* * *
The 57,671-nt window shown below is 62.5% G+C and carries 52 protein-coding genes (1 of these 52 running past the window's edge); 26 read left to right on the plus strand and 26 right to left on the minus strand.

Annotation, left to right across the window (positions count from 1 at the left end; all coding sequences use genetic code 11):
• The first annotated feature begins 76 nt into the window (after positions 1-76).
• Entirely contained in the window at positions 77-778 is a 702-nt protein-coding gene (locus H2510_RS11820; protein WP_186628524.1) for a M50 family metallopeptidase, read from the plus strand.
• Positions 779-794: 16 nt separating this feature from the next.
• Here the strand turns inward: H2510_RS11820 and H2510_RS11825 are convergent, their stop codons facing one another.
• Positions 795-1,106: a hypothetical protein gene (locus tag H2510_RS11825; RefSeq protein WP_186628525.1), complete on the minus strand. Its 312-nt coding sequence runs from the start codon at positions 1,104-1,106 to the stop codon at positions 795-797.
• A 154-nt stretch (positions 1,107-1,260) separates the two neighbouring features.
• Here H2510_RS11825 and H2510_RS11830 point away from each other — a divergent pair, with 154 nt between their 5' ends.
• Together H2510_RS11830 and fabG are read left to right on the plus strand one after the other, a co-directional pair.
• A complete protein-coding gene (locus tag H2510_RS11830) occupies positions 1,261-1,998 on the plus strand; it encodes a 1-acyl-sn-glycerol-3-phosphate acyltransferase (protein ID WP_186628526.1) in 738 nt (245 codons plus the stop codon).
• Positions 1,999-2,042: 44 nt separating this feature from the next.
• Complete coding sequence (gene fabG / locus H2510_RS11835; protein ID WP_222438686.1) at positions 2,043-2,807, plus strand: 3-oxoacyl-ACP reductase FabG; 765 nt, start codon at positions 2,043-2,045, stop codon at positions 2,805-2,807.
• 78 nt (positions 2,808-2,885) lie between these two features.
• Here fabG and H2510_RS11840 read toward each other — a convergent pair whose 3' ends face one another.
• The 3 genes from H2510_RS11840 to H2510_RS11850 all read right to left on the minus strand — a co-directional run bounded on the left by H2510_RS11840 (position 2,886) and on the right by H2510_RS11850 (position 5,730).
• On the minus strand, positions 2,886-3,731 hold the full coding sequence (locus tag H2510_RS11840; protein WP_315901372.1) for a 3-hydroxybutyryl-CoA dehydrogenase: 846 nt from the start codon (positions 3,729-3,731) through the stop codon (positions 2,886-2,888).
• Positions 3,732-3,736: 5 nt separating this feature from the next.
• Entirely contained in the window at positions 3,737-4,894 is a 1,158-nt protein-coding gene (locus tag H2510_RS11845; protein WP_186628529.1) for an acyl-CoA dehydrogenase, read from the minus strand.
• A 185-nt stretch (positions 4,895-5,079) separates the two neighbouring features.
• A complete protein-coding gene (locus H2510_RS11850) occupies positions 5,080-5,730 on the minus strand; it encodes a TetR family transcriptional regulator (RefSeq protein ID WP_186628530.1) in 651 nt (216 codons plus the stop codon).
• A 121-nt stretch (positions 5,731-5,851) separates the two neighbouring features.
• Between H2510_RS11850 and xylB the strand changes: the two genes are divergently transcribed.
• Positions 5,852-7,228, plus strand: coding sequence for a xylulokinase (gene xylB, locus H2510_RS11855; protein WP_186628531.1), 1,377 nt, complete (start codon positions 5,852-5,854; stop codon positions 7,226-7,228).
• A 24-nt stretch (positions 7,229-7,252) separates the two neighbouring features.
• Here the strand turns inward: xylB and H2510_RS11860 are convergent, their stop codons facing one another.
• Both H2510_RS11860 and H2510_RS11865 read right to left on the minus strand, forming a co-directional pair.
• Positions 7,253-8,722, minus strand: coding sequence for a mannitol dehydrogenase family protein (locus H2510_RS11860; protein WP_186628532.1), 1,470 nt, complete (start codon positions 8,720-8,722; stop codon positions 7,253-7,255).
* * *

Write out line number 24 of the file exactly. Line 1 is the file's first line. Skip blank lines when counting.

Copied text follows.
• Positions 5,852-7,228, plus strand: coding sequence for a xylulokinase (gene xylB, locus H2510_RS11855; protein WP_186628531.1), 1,377 nt, complete (start codon positions 5,852-5,854; stop codon positions 7,226-7,228).